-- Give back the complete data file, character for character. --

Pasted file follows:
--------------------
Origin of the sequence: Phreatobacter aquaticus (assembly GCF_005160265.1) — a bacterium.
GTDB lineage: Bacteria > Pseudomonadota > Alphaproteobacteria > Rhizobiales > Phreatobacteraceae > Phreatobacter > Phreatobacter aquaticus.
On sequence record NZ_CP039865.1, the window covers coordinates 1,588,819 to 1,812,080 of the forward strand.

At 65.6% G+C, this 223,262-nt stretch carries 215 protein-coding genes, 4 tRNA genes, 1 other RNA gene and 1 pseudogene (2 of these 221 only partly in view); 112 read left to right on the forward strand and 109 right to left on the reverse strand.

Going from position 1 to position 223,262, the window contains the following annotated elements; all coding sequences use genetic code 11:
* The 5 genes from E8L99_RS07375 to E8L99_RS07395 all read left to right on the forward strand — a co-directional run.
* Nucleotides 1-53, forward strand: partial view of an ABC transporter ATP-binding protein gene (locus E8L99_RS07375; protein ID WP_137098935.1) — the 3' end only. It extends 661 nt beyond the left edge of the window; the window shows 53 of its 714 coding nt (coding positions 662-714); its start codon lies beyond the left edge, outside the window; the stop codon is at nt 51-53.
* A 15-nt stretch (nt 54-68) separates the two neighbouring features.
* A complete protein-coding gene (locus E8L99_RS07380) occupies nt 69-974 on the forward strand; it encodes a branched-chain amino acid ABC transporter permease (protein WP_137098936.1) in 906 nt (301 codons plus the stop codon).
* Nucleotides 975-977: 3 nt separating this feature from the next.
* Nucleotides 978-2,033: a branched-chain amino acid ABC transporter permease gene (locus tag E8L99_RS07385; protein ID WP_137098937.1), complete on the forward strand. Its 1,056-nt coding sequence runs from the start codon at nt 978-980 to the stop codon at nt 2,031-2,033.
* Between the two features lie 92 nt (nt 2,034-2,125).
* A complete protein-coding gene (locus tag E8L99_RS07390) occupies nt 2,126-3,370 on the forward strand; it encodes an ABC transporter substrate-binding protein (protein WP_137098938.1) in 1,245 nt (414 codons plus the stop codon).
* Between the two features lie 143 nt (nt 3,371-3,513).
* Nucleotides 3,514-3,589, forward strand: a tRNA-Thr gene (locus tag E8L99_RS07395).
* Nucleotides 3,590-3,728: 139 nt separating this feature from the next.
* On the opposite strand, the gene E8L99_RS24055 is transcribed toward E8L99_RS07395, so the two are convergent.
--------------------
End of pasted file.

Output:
Origin of the sequence: Phreatobacter aquaticus (assembly GCF_005160265.1) — a bacterium.
GTDB lineage: Bacteria > Pseudomonadota > Alphaproteobacteria > Rhizobiales > Phreatobacteraceae > Phreatobacter > Phreatobacter aquaticus.
On sequence record NZ_CP039865.1, the window covers coordinates 1,588,819 to 1,812,080 of the forward strand.

At 65.6% G+C, this 223,262-nt stretch carries 215 protein-coding genes, 4 tRNA genes, 1 other RNA gene and 1 pseudogene (2 of these 221 only partly in view); 112 read left to right on the forward strand and 109 right to left on the reverse strand.

Going from position 1 to position 223,262, the window contains the following annotated elements; all coding sequences use genetic code 11:
* The 5 genes from E8L99_RS07375 to E8L99_RS07395 all read left to right on the forward strand — a co-directional run.
* Nucleotides 1-53, forward strand: partial view of an ABC transporter ATP-binding protein gene (locus E8L99_RS07375; protein ID WP_137098935.1) — the 3' end only. It extends 661 nt beyond the left edge of the window; the window shows 53 of its 714 coding nt (coding positions 662-714); its start codon lies beyond the left edge, outside the window; the stop codon is at nt 51-53.
* A 15-nt stretch (nt 54-68) separates the two neighbouring features.
* A complete protein-coding gene (locus E8L99_RS07380) occupies nt 69-974 on the forward strand; it encodes a branched-chain amino acid ABC transporter permease (protein WP_137098936.1) in 906 nt (301 codons plus the stop codon).
* Nucleotides 975-977: 3 nt separating this feature from the next.
* Nucleotides 978-2,033: a branched-chain amino acid ABC transporter permease gene (locus tag E8L99_RS07385; protein ID WP_137098937.1), complete on the forward strand. Its 1,056-nt coding sequence runs from the start codon at nt 978-980 to the stop codon at nt 2,031-2,033.
* Between the two features lie 92 nt (nt 2,034-2,125).
* A complete protein-coding gene (locus tag E8L99_RS07390) occupies nt 2,126-3,370 on the forward strand; it encodes an ABC transporter substrate-binding protein (protein WP_137098938.1) in 1,245 nt (414 codons plus the stop codon).
* Between the two features lie 143 nt (nt 3,371-3,513).
* Nucleotides 3,514-3,589, forward strand: a tRNA-Thr gene (locus tag E8L99_RS07395).
* Nucleotides 3,590-3,728: 139 nt separating this feature from the next.
* On the opposite strand, the gene E8L99_RS24055 is transcribed toward E8L99_RS07395, so the two are convergent.